The concert's spectacular defining turn comes in a duet with pianist Miller on Johnny Mercer and Harold Arlen's "One for My Baby." After a stupefying introduction ("cherchez la femme, which means in French 'Why doncha share da broad wit' me?'"), Sinatra delivers the song — long one of his signatures — as if he'd never sung it before in his life.
Miller's playing is astute and conversational, commenting on, responding to, highlighting phrases of and even, at times, seeming to chuckle sympathetically at the singer's unfolding tale of loneliness and vanished love. "I could tell you a lot/But that's not in a gentleman's code," Sinatra sings, but by the time he warns that "this torch that I've found/It's gotta be drowned/Or it's gonna explode," the depth of the singer's pain — and his potential for violence, self-directed or otherwise — is palpable. Sinatra ends the tune with a haunted look down the "very, very long" road home, and this stunning remembrance of things past is complete.
If anything, Johnny Cash's American Recordings is an even more crowning achievement than Live in Paris, due in large part to the album's producer (and American Recordings owner) Rick Rubin. Rubin's résumé as producer of groundbreaking records by Run-D.M.C., the Beastie Boys, the Black Crowes, the Red Hot Chili Peppers and Mick Jagger is stellar, and Cash can now be added to that list.
A noted (and somewhat self-conscious) firebrand, Rubin not only had the intelligence to sign Cash, who is now 62, to his label of hormone-addled upstarts, but he knew exactly the sort of album Cash needed to make. American Recordings is that album in spades: Cash, alone with an acoustic guitar, confronting traditional folk songs, his own tunes and songs by the likes of Leonard Cohen, Glenn Danzig and Tom Waits with biblical intensity. "Recorded in Rick's living room and at Johnny Cash's cabin," the credit reads (with two tracks recorded live last year at the Viper Room in Los Angeles). In those small spaces, Cash and Rubin got it all: American Recordings is at once monumental and viscerally intimate, fiercely true to the legend of Johnny Cash and entirely contemporary.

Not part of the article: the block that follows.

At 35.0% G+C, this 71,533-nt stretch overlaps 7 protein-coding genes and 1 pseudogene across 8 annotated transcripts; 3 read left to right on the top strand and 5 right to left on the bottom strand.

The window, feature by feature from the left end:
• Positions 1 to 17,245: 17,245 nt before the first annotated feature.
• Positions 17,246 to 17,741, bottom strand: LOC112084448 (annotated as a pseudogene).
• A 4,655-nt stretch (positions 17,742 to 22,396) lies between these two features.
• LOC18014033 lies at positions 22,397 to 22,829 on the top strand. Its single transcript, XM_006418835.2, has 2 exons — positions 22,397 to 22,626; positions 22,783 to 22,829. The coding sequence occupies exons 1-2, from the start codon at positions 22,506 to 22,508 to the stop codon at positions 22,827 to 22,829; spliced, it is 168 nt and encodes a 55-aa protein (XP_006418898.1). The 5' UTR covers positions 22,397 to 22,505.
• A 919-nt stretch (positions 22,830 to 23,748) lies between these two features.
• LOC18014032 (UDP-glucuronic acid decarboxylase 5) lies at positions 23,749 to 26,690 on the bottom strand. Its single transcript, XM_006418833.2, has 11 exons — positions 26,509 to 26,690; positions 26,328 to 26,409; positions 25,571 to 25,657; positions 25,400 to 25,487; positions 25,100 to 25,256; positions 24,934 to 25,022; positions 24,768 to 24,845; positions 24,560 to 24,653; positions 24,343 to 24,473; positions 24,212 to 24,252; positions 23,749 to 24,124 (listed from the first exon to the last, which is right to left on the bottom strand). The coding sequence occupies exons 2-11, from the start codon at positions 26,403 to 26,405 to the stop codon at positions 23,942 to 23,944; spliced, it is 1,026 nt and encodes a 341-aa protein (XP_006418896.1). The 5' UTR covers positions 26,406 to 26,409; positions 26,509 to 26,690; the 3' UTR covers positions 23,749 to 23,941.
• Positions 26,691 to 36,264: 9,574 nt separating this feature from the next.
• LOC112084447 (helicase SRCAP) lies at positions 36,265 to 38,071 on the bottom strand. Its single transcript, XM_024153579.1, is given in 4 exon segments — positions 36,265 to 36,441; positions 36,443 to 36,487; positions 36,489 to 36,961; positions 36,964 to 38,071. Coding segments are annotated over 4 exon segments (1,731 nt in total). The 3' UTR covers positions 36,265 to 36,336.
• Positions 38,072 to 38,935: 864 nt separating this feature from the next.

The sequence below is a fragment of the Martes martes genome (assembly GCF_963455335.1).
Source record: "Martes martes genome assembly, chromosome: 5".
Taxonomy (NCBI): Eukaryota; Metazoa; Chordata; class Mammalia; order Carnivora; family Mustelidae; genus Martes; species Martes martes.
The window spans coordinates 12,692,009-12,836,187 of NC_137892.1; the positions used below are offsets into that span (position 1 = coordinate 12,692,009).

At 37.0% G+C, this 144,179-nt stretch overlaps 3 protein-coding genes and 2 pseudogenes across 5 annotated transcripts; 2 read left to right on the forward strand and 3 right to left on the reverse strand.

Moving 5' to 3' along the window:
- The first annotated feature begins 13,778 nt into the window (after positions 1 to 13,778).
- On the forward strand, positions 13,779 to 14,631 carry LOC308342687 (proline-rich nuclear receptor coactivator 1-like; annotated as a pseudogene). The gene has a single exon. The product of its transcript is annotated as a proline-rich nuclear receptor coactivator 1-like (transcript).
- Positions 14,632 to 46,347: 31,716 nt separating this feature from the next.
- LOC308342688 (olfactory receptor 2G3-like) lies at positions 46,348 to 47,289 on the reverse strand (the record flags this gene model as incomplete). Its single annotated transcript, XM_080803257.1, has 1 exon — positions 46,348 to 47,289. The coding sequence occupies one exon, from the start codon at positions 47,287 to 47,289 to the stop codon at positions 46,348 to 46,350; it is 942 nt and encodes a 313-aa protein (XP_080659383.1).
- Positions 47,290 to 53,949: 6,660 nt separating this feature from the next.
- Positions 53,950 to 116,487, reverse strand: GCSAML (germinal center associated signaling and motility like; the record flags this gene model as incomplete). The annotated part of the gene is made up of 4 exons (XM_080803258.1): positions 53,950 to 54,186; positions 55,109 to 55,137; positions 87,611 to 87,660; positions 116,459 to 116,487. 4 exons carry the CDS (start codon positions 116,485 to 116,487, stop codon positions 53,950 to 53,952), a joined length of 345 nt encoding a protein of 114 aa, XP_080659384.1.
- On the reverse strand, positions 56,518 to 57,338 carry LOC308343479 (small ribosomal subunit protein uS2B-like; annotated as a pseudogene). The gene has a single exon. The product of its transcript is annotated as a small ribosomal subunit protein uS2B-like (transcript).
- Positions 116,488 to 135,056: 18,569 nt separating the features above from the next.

American Recordings is no joy ride, though. The album carves a brutal trail, marked by curses of fate (Glenn Danzig's "Thirteen"), unforgiving self-examination (Nick Lowe's "The Beast in Me," Leonard Cohen's "Bird on a Wire"), love wars ("Dehlia's Gone"), political wars ("Drive On") and desperate bids for spiritual salvation (Kris Kristofferson's "Why Me, Lord" and Cash's own "Redemption" and "Like a Soldier"). In Rubin's ruthlessly unadorned, dry-as-dust settings, Cash moves with stoic fury. His voice is the best it has sounded in more than 30 years (think "I Walk the Line," think "Ring of Fire"), and he sings with a control reminiscent of Hemingway's writing: Not a feeling is flaunted, not a jot of sentimentality is permitted, but every quaver, every hesitation, every shift in volume, every catch in a line resonates like a private apocalypse.
The intermittent charm of Duets notwithstanding, Sinatra's magnificent career is over. Sinatra and Sextet: Live in Paris is a souvenir from his days of radiance, when the world knew no greater singer. Sixteen years younger than Sinatra, Cash has made what is unquestionably one of his best albums. American Recordings will earn him a time of well-deserved distinction in which his work will reach an eager new audience. But as different as their places are now — and as different as their lives have been — Sinatra and Cash are brothers, blood on blood. Proud, independent, unreconstructed, these two men did it their way.